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Preserving safety, privacy and mobility of persons living with Dementia by recognising uncharacteristic out-door movement using Recurrent Neural Networks with low computing capacity / Bertie, Muller

Proceedings of the First Joint Workshop on AI in Health organized as part of the Federated AI Meeting (FAIM 2018), co-located with AAMAS 2018, ICML 2018, IJCAI 2018 and ICCBR 2018, Volume: 2142, Issue: 01.01.2018, Pages: 212 - 223

Swansea University Author: Bertie, Muller

Abstract

A large proportion of the population has become used to sharing private infor- mation on the internet with their friends. This information can leak throughout their social network and the extent that personal information propagates depends on the privacy policy of large corporations. In an era of ar...

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Published in: Proceedings of the First Joint Workshop on AI in Health organized as part of the Federated AI Meeting (FAIM 2018), co-located with AAMAS 2018, ICML 2018, IJCAI 2018 and ICCBR 2018
ISSN: 1613-0073
Published: AIH 2018 - Joint Workshop on AI in Health 2018
Online Access: Check full text

URI: https://cronfa.swan.ac.uk/Record/cronfa43607
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Abstract: A large proportion of the population has become used to sharing private infor- mation on the internet with their friends. This information can leak throughout their social network and the extent that personal information propagates depends on the privacy policy of large corporations. In an era of artificial intelligence, data mining, and cloud computing, is it necessary to share personal information with unidentifiable people? Our research shows that deep learning is possible using relatively low capacity computing. The research demonstrates promising results in recognition of human geospatial activity, in prediction of movement, and assessment of contextual risk when applied to spatio-temporal positioning of human subjects. A private surveillance system is thought particularly suitable in the care of those who may, to some, be considered vulnerable.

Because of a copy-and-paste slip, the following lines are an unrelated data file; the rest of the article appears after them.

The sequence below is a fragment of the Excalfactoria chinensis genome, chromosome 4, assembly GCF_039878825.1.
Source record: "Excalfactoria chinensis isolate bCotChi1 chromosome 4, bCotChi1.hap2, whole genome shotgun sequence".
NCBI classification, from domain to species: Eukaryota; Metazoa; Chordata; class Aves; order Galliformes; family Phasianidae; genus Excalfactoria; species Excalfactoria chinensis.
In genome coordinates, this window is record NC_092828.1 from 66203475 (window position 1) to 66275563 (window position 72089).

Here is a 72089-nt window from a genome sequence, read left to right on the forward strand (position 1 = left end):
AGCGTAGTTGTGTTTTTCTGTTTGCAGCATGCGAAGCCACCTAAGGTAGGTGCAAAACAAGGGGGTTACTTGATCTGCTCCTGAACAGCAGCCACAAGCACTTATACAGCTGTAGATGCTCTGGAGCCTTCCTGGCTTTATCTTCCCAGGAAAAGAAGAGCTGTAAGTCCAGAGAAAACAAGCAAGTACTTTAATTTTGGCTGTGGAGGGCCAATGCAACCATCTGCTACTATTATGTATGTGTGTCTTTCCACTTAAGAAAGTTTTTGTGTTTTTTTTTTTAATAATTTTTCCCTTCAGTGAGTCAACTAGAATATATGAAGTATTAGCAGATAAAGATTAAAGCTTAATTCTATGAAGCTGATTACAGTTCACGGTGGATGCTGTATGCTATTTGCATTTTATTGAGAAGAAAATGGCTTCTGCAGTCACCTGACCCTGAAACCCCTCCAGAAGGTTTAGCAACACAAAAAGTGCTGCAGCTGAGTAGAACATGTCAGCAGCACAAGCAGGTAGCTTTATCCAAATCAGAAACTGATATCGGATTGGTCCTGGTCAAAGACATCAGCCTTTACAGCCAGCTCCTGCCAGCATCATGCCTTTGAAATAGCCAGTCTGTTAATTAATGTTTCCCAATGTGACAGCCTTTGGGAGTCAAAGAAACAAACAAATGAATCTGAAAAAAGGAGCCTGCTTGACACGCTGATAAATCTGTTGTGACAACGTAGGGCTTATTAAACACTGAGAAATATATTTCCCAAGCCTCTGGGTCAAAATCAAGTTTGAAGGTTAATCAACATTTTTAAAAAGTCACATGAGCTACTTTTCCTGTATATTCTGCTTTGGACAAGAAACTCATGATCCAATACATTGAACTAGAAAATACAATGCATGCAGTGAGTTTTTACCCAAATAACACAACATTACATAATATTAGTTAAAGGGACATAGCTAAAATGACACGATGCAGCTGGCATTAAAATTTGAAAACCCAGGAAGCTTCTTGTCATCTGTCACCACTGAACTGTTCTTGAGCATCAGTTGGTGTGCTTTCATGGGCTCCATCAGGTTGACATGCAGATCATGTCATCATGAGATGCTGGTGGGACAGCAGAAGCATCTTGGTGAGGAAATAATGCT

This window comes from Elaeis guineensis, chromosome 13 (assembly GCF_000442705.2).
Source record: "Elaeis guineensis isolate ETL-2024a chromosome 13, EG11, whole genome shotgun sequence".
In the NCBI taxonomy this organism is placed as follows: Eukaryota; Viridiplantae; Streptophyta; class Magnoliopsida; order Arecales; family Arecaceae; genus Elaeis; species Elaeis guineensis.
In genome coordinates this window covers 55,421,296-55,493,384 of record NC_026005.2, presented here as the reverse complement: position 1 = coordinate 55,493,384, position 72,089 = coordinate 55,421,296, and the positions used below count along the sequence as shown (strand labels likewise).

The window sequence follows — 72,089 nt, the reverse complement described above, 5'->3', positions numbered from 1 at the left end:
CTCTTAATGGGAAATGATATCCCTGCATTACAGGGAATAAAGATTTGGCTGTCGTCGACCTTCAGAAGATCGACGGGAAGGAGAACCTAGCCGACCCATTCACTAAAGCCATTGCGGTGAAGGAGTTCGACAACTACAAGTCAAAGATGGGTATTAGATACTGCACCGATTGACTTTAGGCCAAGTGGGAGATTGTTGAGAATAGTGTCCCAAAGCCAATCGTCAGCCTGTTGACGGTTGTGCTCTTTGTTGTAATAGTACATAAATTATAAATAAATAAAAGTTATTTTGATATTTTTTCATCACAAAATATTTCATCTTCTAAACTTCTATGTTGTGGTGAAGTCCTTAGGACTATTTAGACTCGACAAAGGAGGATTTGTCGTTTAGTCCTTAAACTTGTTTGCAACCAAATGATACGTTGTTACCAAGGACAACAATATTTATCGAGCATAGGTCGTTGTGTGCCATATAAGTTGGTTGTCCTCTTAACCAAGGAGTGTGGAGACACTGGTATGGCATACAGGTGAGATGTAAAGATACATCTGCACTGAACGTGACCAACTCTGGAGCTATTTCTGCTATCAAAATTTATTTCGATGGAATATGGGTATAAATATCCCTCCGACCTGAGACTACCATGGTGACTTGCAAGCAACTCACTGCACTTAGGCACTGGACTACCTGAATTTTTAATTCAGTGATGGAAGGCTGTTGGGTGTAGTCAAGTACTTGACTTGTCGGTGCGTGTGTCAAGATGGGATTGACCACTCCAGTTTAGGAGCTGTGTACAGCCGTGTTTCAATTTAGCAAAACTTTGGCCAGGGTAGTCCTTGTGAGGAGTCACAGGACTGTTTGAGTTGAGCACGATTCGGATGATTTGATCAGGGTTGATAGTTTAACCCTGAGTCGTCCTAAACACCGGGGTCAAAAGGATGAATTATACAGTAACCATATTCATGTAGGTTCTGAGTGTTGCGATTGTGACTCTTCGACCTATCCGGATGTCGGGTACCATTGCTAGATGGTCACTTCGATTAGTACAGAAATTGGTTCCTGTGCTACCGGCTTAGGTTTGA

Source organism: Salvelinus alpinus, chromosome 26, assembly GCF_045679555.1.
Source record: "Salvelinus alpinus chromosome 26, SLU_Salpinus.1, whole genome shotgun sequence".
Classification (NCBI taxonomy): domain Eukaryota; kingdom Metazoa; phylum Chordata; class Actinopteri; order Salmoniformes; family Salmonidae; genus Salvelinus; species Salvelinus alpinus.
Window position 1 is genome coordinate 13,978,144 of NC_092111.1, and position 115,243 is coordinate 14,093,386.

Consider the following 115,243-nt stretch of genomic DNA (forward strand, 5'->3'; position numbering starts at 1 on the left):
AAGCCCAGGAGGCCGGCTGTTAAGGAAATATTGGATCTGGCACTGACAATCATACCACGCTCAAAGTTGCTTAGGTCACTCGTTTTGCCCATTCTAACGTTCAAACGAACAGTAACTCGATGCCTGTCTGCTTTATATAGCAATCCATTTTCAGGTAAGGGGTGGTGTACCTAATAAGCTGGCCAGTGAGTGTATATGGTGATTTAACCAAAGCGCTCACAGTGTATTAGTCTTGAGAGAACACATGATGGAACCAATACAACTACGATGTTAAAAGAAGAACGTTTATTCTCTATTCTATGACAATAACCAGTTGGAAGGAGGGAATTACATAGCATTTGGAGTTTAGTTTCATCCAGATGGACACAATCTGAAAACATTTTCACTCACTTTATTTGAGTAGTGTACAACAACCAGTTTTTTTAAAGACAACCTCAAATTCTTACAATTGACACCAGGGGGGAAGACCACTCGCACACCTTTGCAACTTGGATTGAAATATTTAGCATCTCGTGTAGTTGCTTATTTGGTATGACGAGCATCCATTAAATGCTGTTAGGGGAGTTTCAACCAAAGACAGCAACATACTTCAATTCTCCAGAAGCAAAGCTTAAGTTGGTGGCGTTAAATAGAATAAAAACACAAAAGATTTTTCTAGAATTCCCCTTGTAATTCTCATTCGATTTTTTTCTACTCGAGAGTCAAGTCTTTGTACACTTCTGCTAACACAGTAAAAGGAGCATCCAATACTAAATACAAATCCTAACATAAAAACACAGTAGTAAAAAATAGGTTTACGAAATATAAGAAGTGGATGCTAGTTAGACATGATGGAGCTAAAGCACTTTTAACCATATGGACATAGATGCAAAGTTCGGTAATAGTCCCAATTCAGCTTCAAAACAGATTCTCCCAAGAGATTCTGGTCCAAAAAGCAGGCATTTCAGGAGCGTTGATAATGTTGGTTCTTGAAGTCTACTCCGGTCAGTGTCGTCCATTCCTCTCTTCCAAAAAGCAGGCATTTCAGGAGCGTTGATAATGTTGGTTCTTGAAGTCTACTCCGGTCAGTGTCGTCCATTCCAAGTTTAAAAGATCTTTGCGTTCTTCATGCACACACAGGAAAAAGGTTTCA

Keywords: privacy, deep learning, assisted-living, mobile computing, ethics, mHeath, wearable health, dementia, safer walking, GPS, LSTM, RNN
College: College of Science
Issue: 01.01.2018
Start Page: 212
End Page: 223